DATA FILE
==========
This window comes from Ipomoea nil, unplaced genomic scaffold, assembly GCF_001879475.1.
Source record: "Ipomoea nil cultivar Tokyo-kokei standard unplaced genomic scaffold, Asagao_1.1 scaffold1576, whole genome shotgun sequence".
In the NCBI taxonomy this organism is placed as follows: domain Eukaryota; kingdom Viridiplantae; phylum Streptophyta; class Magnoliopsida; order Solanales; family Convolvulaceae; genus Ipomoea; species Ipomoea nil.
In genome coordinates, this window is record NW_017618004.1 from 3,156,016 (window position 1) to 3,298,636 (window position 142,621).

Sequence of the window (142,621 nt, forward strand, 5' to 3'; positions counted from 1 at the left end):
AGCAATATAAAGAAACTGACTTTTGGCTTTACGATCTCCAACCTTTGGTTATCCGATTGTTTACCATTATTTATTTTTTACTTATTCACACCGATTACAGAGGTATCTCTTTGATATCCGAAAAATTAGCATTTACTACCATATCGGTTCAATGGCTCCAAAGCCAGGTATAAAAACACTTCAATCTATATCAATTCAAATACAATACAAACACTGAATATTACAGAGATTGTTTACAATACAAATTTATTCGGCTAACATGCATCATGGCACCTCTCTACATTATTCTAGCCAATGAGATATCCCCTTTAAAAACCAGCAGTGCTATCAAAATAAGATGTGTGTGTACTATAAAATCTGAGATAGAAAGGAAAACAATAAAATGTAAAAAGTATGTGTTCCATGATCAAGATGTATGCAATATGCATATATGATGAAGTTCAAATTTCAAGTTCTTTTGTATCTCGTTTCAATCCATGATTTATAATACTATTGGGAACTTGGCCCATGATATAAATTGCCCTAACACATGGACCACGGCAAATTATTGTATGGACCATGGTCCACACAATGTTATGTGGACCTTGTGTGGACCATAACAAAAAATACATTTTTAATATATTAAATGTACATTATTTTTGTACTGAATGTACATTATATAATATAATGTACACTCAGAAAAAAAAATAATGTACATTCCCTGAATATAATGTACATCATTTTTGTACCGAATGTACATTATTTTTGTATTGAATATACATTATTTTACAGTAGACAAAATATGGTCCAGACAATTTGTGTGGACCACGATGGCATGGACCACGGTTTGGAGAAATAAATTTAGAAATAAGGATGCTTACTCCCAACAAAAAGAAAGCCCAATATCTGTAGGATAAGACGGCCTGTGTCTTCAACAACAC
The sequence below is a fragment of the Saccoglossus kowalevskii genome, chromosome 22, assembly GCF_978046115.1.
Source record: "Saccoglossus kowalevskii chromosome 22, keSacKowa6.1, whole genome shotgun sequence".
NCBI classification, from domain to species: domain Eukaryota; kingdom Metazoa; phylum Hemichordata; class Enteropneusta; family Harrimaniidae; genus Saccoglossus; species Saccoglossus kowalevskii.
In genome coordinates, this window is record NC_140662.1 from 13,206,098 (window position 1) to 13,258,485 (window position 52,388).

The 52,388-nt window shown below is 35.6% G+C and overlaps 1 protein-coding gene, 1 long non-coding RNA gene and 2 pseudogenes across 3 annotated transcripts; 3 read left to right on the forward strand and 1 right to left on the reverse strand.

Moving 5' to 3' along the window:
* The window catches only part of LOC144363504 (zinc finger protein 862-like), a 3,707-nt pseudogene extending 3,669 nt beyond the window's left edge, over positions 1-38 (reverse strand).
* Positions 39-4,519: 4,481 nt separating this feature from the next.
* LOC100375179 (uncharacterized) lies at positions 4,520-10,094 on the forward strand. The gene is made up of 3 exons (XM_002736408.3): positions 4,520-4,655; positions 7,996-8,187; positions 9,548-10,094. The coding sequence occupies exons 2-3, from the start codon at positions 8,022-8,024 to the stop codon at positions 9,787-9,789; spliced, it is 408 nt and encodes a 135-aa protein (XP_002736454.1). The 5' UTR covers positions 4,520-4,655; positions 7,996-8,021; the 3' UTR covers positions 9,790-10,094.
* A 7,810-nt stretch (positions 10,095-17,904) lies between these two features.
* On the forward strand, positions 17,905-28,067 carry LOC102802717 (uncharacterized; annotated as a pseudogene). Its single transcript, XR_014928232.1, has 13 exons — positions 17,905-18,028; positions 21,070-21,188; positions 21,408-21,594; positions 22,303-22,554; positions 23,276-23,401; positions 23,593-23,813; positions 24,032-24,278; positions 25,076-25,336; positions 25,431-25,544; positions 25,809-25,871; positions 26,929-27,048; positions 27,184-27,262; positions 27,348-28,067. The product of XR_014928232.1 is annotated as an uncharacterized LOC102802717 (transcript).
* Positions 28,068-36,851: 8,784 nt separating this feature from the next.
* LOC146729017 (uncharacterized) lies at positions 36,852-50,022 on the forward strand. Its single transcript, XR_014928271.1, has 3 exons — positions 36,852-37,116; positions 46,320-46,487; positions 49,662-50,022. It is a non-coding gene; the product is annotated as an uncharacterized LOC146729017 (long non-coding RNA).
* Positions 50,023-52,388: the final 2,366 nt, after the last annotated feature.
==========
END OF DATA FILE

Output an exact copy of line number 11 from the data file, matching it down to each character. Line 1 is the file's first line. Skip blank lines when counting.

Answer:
The 52,388-nt window shown below is 35.6% G+C and overlaps 1 protein-coding gene, 1 long non-coding RNA gene and 2 pseudogenes across 3 annotated transcripts; 3 read left to right on the forward strand and 1 right to left on the reverse strand.